jonathan gruber


Mass. Study: Limited Health Insurance Networks Save Money, Cause No Harm

Jonathan Gruber of MIT (Courtesy MIT)

Jonathan Gruber of MIT (Courtesy MIT)

Most patients, myself included, do not like to be told, “You can’t see that doctor or go to that hospital.” But the message is becoming more common as we, patients, or our employers choose what are known as “limited” or “narrow” network plans (note the not-so-subtle name change).

These plans are often cheaper than other options because they cut out expensive hospitals and because insurers negotiate better prices with hospitals and doctors who are promised our business.

But there’s a backlash that’s both real and hyped. Some of the hype is refuted by a study out today.

It looks at a broad movement toward limited network plans in Massachusetts in 2011, when state employees got a three-month “premium holiday” if they switched from more traditional coverage to the lower-cost option.

State employees who chose to switch reduced their health care spending by 36 percent.

“Clearly, this was a big cost-saver for the state,” says study co-author Jon Gruber.

The savings, says Gruber, occurred because patients with limited network coverage relied more on primary care and less on specialists. There is no sign that patients received lower quality care or that their health deteriorated.

Gruber, who had a hand in creating both the Massachusetts coverage law and the Affordable Care Act, claims the political implications of this Massachusetts limited network experiment are profound.

“There’s a lot of discussion about ObamaCare leading to more ‘limited’ choices,” says Gruber, and “isn’t that a shame.” But Gruber says people in these plans “don’t appear to be suffering.” Continue reading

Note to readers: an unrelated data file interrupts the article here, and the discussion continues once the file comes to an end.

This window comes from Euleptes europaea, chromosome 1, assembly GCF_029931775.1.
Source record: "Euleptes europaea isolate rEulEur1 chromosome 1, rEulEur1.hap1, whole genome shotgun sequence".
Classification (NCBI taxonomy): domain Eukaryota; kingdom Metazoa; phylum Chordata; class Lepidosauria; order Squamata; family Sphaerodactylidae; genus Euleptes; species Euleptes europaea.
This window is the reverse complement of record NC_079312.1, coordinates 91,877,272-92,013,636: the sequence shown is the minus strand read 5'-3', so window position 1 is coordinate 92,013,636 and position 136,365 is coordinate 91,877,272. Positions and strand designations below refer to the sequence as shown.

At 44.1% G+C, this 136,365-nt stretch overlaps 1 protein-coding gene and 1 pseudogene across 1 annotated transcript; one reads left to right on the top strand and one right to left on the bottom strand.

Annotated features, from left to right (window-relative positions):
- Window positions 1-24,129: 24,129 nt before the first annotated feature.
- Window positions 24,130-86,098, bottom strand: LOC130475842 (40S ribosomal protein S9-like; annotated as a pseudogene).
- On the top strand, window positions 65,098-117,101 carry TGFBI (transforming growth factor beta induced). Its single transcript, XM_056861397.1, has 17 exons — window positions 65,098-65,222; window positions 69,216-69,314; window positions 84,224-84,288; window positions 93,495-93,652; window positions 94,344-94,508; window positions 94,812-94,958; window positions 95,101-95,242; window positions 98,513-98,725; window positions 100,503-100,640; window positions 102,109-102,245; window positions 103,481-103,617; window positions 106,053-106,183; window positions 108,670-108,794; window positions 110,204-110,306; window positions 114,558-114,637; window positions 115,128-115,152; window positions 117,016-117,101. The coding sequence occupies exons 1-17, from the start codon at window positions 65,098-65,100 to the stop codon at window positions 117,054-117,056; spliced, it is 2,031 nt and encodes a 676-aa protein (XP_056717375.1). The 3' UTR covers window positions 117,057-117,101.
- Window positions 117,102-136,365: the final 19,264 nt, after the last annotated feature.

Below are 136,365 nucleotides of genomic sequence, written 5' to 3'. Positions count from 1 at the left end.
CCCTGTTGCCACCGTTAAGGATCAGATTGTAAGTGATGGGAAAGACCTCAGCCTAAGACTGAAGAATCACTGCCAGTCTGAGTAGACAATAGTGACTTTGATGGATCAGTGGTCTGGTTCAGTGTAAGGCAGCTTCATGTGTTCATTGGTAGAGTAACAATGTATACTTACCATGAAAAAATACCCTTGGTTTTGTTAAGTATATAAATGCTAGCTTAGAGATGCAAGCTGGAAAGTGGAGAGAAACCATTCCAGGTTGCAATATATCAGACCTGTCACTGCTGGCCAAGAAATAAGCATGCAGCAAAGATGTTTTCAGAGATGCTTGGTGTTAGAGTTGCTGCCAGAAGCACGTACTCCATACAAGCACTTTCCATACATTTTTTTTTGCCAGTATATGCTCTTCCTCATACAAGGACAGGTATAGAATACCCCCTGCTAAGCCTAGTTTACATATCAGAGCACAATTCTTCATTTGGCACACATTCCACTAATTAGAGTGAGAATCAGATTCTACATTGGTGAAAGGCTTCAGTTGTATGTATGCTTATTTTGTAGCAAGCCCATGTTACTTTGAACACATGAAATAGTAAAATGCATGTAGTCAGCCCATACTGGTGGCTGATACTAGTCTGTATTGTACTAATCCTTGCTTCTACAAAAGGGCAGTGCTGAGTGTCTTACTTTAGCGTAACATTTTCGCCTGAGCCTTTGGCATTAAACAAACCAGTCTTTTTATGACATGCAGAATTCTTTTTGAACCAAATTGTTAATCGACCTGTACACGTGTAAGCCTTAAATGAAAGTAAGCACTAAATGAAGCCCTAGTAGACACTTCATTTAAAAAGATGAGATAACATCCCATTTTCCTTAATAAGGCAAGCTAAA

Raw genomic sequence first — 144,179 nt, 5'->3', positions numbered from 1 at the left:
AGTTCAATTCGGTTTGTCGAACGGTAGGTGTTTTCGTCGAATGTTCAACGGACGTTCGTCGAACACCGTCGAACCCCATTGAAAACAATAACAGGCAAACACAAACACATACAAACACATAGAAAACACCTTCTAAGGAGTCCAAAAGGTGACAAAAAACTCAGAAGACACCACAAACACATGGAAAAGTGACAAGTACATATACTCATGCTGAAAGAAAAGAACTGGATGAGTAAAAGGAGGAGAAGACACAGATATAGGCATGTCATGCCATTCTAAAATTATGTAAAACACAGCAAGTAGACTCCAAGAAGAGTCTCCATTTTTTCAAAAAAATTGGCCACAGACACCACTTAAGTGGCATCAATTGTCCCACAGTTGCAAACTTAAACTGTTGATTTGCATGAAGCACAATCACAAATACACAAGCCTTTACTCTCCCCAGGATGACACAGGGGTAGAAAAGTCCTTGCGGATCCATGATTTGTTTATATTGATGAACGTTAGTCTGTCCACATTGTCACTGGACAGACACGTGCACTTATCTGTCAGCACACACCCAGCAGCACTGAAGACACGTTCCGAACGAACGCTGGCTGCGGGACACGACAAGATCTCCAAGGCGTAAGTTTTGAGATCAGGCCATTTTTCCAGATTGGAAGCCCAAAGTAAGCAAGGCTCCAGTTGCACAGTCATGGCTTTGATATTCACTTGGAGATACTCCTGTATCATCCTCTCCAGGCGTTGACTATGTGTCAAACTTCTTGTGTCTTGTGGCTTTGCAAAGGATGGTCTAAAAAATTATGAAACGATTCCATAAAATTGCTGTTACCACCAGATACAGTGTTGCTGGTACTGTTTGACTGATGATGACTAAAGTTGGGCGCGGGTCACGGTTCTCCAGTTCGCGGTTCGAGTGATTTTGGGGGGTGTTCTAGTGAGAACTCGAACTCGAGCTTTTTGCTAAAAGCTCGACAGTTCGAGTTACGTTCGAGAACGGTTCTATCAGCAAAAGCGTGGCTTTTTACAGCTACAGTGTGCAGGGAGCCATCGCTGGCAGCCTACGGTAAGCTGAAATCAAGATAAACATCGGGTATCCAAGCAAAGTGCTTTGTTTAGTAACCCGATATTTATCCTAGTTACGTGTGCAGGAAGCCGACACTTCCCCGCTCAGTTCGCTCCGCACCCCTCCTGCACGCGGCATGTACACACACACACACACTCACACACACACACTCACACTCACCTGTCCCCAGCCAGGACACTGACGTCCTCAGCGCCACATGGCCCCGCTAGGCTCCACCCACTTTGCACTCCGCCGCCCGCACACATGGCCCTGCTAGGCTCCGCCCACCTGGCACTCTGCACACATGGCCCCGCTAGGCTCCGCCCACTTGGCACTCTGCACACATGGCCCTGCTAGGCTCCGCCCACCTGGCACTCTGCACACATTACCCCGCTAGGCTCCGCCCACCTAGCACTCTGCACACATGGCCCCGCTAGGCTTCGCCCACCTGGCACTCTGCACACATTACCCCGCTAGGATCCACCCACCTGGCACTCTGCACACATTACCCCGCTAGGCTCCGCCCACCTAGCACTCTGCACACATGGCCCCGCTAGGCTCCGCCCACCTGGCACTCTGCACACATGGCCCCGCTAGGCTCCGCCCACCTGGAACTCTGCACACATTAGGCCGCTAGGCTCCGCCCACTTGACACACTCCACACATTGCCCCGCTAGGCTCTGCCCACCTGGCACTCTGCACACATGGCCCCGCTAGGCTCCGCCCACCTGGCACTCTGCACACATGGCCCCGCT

From Consumer Anger To The Supreme Court, 2012 In Health Care

From Jonathan Gruber's new book, "Health Care Reform: What It Is, Why It's Necessary, How It Works

What will 2012 bring in health care? Some of these predictions are decidedly tongue-in-cheek. Others could certainly be labeled wishful thinking. All are interesting to contemplate — and when they’re taken together, a picture of public expectations begins to emerge, from the Supreme Court ruling on health reform to cost trends.

Readers, it’s not too late: This post will evolve until 2012 actually arrives. Please post your predictions in the Comments section or click on “Get in Touch.” You can also vote on which prediction you like best. Most popular predictor will get a WBUR prize still TBD. And by the way, oh, yes, you’ll be held accountable. If fate is good, we’ll still be here one year from now and will award a booby prize to the predictor who was farthest off.

MIT economist Jonathan Gruber (The illustration above is from his new book):
•  The U.S. Supreme Court will find the individual mandate [the heart of President Obama’s health law] constitutional.
Public support for health care reform will grow by the end of 2012.
Innovations such as ACOs [accountable care organizations] and PCMH [patient centered medical homes] will grow rapidly, but there still won’t be convincing evidence that they save money in general – we need more time to build the evidence base.
There will be continued demand for, and growth of, tiered network insurance products and high deductible plans.
This growth will put pressure on the highest cost providers to bring their costs into line.

‘The voice of consumers angry about rising cost sharing and limited choices will continue to grow.’ – John McDonough


Josh Archambault, director of health care policy at the Pioneer Institute:
• Continued provider consolidation, both locally and nationally.
Greater cost-shifting from Medicare and Medicaid, as both federal and state government continue to cut reimbursement levels. On a related side note, I think over the next few years you will see cash-based pre-paid practices opening in Boston.
Gains in the use of high-deductible and health savings account plans nationally. The question for 2012 is whether Massachusetts will break out of its status quo and catch up. Continue reading

A Sneak Peek At ‘Health Reform: The Comic Book’

MIT economist Jonathan Gruber calls health care reform the “biggest social policy legislation since Medicare.” So what better way to explain such a serious, complex and far-reaching topic than through comics?

Gruber, an advisor to President Obama on national reform and a key architect of Massachusetts reform, says he was hesitant to distill such a weighty subject into comic book form but in fact, by explaining the problem graphically, through characters like Betty on Medicare or unlucky Carlos who has to buy his own health insurance, Gruber covers a lot of ground, and is able to lay out the various issues and make his case for the national health law on both a macro level and through gritty details. (“There are no death panels,” the comic-book Gruber, black-and-white and bespectacled, tells a ranting grandmother-type shaking her cane.)